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The Relationship between Cannabis and Schizophrenia

Alan Dubro*

Montefiore Medical Center, Bronx, New York, USA

*Corresponding Author:
Alan Dubro
Montefiore Medical Center, Bronx, New York, USA
E-mail: [email protected]

Received Date: August 06, 2021; Accepted Date: August 21, 2021; Published Date: August 28, 2021

Citation: Dubro A (2021) The Relationship between Cannabis and Schizophrenia. Med Clin Rev Vol.7 No.8:152.

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Cannabis is one of the most abused substances in the world, and it is getting legalized around the world. Consequently, it is crucial to understand its effect on mental health. Its impact on the schizophrenia spectrum needs special attention. Even though cannabis has been around for a long time, its exact effects on schizophrenia. Schizophrenia is a chronic illness affecting approximately 20 million people worldwide. In this review the relationship between cannabis and schizophrenia will be reviewed.


Cannabis; Schizophrenia


In a Danish study, an increase in the proportion of cases of schizophrenia associated with cannabis use disorder increased from a 2% level in 1990 to a level of 8% in 2010 [1]. Supporting this finding there has been a doubling of schizophrenia and other psychotic disorders in the United States where marijuana has been legalized in many states [2].

The biochemical mechanism by which cannabis exerts its effects on physiology and behavior are associated with Delta- 9-tetrahydrocannabinol (THC). THC is the main psychoactive constituent of cannabis [3]. The isolation of THC indicated the presence of an endogenous receptor in the brain to which cannabinoids exert their effects. Cannabis exposure may be a component which interacts with other factors that contributes to schizophrenia spectrum disorders but is neither necessary nor sufficient to do so alone [4]. In the absence of the known causes of schizophrenia, the role of component causes remains important.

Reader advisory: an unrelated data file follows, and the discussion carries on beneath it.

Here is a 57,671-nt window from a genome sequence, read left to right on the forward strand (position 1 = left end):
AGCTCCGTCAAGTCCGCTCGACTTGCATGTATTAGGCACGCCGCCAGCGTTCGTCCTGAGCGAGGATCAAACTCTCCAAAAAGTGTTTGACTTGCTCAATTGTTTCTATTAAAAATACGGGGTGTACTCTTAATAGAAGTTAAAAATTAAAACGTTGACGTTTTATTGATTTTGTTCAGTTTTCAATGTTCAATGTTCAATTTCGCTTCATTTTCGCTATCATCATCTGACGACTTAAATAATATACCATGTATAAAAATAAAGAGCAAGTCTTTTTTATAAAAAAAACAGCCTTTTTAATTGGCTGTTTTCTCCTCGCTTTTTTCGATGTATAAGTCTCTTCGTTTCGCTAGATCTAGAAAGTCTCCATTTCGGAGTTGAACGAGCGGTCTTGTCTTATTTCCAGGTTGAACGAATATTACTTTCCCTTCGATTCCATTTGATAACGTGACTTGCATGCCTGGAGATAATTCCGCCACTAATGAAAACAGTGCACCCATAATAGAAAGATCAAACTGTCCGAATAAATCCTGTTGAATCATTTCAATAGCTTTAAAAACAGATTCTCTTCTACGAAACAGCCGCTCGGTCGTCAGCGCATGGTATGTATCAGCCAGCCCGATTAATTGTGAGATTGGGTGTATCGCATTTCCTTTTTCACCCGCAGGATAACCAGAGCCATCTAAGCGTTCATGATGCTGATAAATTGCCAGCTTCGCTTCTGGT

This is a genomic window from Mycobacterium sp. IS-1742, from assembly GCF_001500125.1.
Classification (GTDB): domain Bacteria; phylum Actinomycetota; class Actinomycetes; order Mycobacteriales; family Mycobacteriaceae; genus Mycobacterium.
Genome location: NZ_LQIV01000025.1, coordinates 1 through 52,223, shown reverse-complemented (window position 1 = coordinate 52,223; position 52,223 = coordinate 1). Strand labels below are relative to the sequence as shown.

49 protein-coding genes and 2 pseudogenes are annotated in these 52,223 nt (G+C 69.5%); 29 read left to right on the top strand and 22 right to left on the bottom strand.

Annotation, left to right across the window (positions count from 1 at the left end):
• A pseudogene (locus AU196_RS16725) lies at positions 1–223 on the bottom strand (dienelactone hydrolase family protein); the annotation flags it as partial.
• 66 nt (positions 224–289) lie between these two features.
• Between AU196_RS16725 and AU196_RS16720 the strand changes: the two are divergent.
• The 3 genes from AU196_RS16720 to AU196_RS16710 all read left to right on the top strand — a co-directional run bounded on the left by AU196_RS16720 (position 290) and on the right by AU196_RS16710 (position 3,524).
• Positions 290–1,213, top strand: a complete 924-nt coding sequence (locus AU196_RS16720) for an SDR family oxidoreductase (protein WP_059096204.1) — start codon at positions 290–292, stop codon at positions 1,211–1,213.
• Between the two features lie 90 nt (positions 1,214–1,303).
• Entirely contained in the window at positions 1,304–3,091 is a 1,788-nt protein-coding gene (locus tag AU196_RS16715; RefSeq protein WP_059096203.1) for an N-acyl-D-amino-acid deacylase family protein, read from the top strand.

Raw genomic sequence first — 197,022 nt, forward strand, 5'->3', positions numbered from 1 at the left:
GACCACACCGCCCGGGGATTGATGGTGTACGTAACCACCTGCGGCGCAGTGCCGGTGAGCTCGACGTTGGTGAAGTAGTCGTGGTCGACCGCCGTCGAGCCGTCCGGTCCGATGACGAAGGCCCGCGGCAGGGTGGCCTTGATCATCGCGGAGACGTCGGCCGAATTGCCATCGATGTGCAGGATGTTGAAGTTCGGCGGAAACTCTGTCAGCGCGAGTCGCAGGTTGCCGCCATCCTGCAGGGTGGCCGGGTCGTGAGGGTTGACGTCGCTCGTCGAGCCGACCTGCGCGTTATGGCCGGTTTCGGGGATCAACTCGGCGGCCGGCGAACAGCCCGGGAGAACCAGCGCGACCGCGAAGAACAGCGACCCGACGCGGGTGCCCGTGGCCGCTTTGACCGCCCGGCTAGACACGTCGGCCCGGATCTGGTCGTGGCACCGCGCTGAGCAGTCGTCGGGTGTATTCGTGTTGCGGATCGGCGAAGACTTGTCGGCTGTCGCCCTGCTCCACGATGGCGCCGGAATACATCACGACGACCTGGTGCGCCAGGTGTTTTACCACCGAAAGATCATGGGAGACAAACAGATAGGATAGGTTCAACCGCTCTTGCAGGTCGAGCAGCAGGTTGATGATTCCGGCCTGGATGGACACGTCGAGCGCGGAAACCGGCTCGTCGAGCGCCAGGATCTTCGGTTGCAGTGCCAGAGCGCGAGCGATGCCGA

The endocannabinoid system is comprised of the CB1 and CB2 (and possibly other CB1 receptors) which are expressed in both the central nervous system and periphery. THC induces long-term memory deficits and is mediated by CB1 expressed on gamma-amino butyric acid GABA neurons [5]. A growing body of literature has demonstrated that this system plays a highly specialized and functionally distinct role during development that extends beyond the regulation of neurotransmitter release.

The main possibility is the effect on the neurodevelopmental process, such as synaptic plasticity, which is likely impaired in schizophrenia. Despite considerable variation in how cannabis exposure and psychosis are elicited, there is a notable consistency in the findings of different studies [6]. These studies suggest that cannabis is a risk factor which increases the chances of developing schizophrenia spectrum disorders by approximately three-fold [7].

It is reported that approximately 4% of women in the United States abuse substances, with marijuana being by far the most common substance used during pregnancy (75%) [8]. Pre-natal cannabis exposure has an impact on the maturation of neurotransmitter systems, which play key roles in mood, motivation, and reward [9]. The endocannabinoid system also plays a crucial role in the ontogeny of the central nervous system and its activation during brain development which can induce subtle and long-lasting neuro functional alterations in offspring, despite being previously considered as relatively harmless [10]. Epidemiological and longitudinal studies have shown that newborns and infants born to cannabis users have neurological signs associated with increased tremors, exaggerated startle responses, and poor habituation to novel stimuli [11].

Adolescence is a critical phase for brain development, characterized by neuronal maturation and rearrangement processes, such as myelination, synaptic pruning, and dendritic plasticity. Several studies have investigated whether exposure to cannabis during adolescence is a risk factor for schizophrenia. Harkany et al., reported that those subjects who used cannabis on a daily basis between the ages of 15 to 18 had significantly more schizophrenic symptoms than control subjects (never used cannabis or had used cannabis ‘once or twice’) at age 26 [12]. Subjects in the earlier age group had a greater risk of schizophrenia at a later age [13].

Cumulative exposure to environmental stressors increases the risk for schizophrenia in an additive fashion. The main stress factors studied are childhood sexual abuse and urbanicity [14]. Consistent results are also seen for an increased risk for schizophrenia with urban birth and/or upbringing, especially among males. The mechanism of association is unclear but may relate to biological or social/environmental factors or both, acting considerably before psychotic symptoms manifest.


The author reports no commercial or financial relationships regarding this article.


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